Taking A Contemporary Stand Against Age-Old Improprieties
The show was the culmination of an artist-in-residency program at the Neon Museum in Las Vegas, NV.
Whitney studied Old Master and Post-Impressionist paintings and did a series of drawings that are the renderings for a neon sign that depicts a disparaging role for women. Whitney is highlighting the disparaging depiction of women in these paintings which is overlooked because of the masterful skill of art form on display. These works have become a part of the art historical canon.
Of her work, Whitney has said, “It was looking at those narratives that limit women’s power through their sexuality and positioning women as you know, the temptress or femme fatale and then also how easy it is to gloss over those narratives when they’re depicted in these lush oil paintings.”
Included in the exhibition were renderings of “Eve” by Michelangelo, “Delilah” by Rubens and “Lot’s Daughters” by Cezanne.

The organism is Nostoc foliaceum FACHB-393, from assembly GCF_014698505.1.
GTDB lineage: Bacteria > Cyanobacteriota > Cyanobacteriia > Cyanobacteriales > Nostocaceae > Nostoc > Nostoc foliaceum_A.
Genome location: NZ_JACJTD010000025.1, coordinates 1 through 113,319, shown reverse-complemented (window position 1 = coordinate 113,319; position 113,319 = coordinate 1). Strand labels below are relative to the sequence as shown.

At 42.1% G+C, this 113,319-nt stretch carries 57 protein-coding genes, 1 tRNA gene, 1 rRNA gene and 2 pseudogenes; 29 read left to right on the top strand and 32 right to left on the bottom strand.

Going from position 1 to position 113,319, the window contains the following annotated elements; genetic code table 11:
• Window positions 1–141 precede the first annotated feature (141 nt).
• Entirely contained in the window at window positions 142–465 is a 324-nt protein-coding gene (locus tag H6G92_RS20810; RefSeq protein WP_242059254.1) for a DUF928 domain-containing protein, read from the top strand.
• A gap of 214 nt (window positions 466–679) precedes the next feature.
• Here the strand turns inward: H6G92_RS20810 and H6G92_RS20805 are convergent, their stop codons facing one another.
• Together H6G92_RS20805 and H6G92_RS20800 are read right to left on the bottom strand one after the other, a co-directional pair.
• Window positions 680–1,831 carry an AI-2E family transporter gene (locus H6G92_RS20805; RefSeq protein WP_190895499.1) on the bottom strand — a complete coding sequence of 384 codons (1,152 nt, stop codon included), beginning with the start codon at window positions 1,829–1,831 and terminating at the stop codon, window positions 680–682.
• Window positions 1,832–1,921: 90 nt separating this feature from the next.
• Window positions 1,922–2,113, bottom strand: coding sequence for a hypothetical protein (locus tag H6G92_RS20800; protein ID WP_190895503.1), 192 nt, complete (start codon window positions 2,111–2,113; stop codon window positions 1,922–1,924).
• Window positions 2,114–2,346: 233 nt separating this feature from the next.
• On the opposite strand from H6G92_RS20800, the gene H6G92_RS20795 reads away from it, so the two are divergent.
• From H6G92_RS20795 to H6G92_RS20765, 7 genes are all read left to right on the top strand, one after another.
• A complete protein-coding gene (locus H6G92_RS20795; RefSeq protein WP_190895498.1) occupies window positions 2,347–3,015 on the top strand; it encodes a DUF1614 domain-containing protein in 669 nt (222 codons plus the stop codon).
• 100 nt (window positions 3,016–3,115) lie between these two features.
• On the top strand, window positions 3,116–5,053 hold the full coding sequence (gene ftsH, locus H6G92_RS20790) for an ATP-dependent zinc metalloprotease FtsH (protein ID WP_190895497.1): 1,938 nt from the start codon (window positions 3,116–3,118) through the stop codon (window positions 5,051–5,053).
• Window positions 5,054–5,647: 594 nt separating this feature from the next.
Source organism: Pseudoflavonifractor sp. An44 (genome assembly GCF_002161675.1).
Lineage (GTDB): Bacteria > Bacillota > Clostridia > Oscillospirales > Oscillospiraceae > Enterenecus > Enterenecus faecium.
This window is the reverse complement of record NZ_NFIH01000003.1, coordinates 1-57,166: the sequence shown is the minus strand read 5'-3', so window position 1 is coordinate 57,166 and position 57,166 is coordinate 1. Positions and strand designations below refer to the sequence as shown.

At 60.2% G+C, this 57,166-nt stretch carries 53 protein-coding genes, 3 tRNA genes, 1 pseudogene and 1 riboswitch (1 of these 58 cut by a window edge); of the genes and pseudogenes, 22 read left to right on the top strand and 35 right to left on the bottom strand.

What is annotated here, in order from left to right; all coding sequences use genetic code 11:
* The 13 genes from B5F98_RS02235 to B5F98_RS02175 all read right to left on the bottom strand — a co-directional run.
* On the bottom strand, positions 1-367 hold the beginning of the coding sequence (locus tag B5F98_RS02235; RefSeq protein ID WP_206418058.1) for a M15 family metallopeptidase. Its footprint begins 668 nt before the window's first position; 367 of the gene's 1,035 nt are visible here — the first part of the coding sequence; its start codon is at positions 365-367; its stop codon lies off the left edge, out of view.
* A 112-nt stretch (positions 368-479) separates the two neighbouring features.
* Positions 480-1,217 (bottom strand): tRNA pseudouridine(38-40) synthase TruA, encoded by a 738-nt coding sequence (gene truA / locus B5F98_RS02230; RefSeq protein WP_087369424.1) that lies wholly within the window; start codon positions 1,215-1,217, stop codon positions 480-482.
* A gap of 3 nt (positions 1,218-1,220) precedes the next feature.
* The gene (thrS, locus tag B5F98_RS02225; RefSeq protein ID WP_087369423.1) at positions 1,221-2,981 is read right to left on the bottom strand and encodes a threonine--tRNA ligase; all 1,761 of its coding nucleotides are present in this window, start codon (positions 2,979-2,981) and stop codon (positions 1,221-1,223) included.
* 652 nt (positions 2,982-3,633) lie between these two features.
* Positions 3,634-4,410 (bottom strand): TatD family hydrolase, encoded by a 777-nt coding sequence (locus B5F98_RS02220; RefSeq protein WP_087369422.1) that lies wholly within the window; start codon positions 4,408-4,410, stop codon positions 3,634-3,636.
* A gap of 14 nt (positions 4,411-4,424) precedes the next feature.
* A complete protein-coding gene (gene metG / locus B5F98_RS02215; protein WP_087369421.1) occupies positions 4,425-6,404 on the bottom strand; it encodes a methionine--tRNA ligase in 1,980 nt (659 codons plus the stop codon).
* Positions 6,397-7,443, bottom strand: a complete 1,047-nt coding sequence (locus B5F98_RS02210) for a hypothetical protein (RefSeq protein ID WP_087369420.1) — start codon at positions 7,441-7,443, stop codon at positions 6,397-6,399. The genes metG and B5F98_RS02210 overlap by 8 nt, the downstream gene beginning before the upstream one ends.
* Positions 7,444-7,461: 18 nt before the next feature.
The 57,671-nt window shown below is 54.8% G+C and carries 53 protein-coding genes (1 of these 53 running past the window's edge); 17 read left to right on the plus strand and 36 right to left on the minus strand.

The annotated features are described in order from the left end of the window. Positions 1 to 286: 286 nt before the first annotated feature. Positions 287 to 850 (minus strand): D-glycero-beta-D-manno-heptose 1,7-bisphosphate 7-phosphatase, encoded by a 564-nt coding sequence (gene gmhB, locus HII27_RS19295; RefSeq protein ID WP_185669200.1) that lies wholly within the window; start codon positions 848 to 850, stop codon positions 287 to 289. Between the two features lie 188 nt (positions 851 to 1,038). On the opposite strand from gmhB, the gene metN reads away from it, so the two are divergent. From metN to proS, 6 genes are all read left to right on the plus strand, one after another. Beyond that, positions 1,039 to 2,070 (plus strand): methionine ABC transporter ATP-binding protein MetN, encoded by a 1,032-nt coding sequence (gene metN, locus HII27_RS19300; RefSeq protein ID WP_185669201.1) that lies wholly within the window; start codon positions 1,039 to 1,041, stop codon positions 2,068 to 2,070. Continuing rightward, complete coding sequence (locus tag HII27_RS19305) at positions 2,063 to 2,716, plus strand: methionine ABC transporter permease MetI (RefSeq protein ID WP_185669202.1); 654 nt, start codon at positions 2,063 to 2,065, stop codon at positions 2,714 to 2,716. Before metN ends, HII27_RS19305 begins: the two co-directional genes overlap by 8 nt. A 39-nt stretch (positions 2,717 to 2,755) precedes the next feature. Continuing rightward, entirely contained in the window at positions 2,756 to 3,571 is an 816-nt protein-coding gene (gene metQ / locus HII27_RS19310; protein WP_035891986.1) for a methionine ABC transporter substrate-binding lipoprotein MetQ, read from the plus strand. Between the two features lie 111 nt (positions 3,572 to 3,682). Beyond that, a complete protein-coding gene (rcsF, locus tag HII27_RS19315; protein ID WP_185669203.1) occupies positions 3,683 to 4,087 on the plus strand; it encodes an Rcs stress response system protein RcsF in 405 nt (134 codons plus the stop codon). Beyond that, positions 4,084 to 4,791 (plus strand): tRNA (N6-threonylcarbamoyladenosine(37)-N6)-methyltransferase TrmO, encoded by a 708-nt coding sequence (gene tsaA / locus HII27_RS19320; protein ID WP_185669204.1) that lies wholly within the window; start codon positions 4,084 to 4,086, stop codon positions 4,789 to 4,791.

Taking a contemporary orientation, these works, or the artists who made them, would not pass muster in our #MeToo era.
Whitney added, “Translating those paintings into these crude drawings that ultimately would be conveyed in neon, then all of a sudden, it swings the narrative that is highlighted, you know, there’s these different kinds of questions, but it’s also these poles of extremes. One where a woman is limited by her sexuality and it puts her in a position of being suspect, to a complete objectification. And then I think, being in Las Vegas, seeing these signs, whether it’s strip clubs or celebrities that are coming to town highlights that other problem of when a woman’s sexuality becomes the only thing that they are.”
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